Yet, in Tamil Nadu, the icon was crudely criticized by the so-called rationalists of the Dravidian movement. Ironically, the racist social movement which prided itself as rationalist was itself based on pseudo-scientific colonial axioms of separate Aryan and Dravidian races. In the name of ‘rationalism’, it transformed the symbol of Nataraja into a literal rendering and made a cruel caricature.

A famous Dravidian propaganda poster of the early 1970s shows an American astronaut descending on the crescent adorning the head of the dancing Shiva. There is much irony here. Throughout the world, it is usually fundamentalists who resort to literal interpretations of the scriptures. But in India, the so-called rationalists are the most eager to do what the fundamentalists do elsewhere: take the literal meaning of symbols and create criticisms. And the so-called believers often speak of their deities as symbolic rather than literal.

Unfortunately, the entire Indian educational system has a deeply inbuilt aversion to Indian symbols that have the capacity to harmonize science, philosophy, art and aesthetics. It is this rejection—the denial of a healthy dialogue between science and philosophical systems of India—that is the reason for the cargo cult caricatures inventing such fabulously nonsensical narratives involving Shiva, the God Particle and world destruction.

It is not that the Hindu movement does not have the history or the capacity to engage in such a dialogue. Even during colonial times, India produced a comprehensive historiography of science that challenged the Eurocentric nature of the prevalent science history narrative. One just has to go through the pages of Acharya Prafulla Chandra Ray’s (1861-1944) voluminous A History of Hindu Chemistry (1903).

Ray was also an eminent chemist of international calibre. Apart from about 200 original papers published in The Journal of Chemical Society (London), he was the first to synthesize mercurous nitrite. It was his work that established that nitrites were stable substances contrary to the dominant view that they were unstable. His demonstration that ammonium nitrite is indeed stable was highlighted by Nature (15 August 1912). Motivated by French chemist-politician Marcellin Berthelot, he wrote his monumental work on Hindu chemistry.

The work can rightly be considered the concretization of the Hindu civilizational tryst with the discourse of science that was initiated in modern times by Swami Vivekananda. It was neither just a collection of facts nor vain glorification. It was a critical study taking into account the dynamics of social evolution and its role in shaping the way institutions of science emerge. Acharya Ray sharply criticizes the Eurocentric attitude in weaving the history of science that had a clear agenda of establishing western superiority. The tendency of colonial historiographers to impute Greek origins to many Indic scientific discoveries is carefully analyzed by Ray:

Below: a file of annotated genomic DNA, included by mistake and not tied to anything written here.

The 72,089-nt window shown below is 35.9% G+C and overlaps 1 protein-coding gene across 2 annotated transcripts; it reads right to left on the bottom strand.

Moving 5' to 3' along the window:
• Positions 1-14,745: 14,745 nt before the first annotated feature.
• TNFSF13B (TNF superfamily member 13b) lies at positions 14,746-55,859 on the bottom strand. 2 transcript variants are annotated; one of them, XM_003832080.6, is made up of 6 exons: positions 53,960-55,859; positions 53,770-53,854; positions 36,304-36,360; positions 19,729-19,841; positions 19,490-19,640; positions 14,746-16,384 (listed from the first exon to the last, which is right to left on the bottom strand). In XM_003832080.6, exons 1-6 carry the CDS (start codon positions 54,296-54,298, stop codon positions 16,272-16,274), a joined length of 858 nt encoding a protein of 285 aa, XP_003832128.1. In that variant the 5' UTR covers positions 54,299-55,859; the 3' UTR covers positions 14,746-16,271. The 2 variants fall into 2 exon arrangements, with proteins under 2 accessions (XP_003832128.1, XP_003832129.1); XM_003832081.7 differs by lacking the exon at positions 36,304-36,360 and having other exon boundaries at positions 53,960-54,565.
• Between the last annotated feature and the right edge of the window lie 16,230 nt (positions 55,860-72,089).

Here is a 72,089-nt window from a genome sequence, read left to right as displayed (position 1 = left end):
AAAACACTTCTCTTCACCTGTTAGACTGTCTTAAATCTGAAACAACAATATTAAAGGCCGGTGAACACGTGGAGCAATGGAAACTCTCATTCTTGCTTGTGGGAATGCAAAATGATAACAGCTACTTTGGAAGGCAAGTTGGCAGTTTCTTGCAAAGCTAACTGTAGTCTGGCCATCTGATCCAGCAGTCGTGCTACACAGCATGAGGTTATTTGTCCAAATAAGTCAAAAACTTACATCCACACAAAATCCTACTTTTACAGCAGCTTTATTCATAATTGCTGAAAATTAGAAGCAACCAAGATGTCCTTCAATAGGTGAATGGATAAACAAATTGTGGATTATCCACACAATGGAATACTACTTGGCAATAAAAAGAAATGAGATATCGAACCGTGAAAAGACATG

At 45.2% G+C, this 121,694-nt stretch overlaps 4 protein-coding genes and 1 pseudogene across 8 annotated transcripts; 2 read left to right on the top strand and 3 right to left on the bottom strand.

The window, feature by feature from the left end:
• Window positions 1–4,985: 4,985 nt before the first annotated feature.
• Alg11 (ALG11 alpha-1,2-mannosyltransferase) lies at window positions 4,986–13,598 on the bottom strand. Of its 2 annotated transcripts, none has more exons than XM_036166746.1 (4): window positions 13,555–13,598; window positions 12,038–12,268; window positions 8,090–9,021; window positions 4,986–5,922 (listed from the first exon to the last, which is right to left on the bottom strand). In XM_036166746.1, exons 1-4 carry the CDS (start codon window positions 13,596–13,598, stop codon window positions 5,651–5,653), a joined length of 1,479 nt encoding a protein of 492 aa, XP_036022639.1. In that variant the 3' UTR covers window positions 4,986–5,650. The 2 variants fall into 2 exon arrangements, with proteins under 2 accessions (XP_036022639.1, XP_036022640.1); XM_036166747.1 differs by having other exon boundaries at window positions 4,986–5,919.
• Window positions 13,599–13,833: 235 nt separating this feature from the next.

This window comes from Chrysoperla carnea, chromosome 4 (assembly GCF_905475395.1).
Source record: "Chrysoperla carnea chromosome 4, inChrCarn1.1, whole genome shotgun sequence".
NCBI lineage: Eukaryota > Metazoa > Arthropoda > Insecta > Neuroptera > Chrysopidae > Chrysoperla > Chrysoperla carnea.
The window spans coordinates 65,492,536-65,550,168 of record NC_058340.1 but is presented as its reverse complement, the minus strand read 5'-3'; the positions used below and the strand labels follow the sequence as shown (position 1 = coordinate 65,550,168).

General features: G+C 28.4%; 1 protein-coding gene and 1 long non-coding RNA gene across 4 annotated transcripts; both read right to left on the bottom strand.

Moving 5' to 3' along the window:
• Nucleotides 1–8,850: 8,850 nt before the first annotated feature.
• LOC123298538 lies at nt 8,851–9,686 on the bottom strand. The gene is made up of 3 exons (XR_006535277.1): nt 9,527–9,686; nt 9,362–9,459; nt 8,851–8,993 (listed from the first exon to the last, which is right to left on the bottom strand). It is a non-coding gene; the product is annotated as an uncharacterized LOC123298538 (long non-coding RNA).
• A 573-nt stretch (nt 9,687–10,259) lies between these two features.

“It is curious to reflect that the upholders of the ‘Greek Culture’ are often found ready, though unconsciously, to twist and torture facts and conclusions to serve their own purpose, and reserve to themselves the benefit of doubt as regards date: but whenever the priority of the Hindus is unquestionable, an appeal is made to the theory of common origin and independent parallelism of growth. These scholars seem to smart under a sense of injury if they have to confess that Europe owes an intellectual debt to India, hence many a futile attempt to explain away positive historical facts.”
Acharya Ray

Interestingly, he also had to tackle certain questions bordering on the cargo cult in his own times. It was the question of ancient “missile technology”. Even today the fertile imagination of Indian epic writers regarding the weapons of ancient wars provides ‘proofs’ of ancient nuclear technology. The notorious documentary series Ancient Aliens on the History Channel peddles such fantasies which simply get recycled. This is worse than cargo cult. It is gross commercialization of pseudo-scientific sensationalism. Subsequently, this western distortion is carefully omitted and in academic studies on Hindutva, the movement and ideology get strongly identified with such crackpot delusions.

Yet, as early as 1902-3, Acharya Ray had dismissed any attempt made then to read any prevalent technologies of the times in the weaponry of the epics:

“In Sanskrit literature, there are frequent but vague references to ‘agni astra’ or firearms, but we have no reason to suppose that the combustible matter these firearms contained supplied a motive power of the nature of the gunpowder. The fire missiles were probably of the same category as the flax, resin, naphtha or other bituminous substances discharged from bows…But there is nothing to show that gunpowder of any sort was in use or any chemical which would act as a propelling agent.”
Acharya Ray

Acharya Ray is one of the first significant initiators in modern times, from the Hindu side, of a dialogue with science as a historical and human phenomenon. This is a legacy that has often been ignored conveniently by the left-wing scholars studying the Hindutva movement’s encounter with science and forgotten by Hindutvaites themselves. It is an area worth exploring further.

This article was published in the May 2016 Issue of Swarajya Magazine. To subscribe, click here.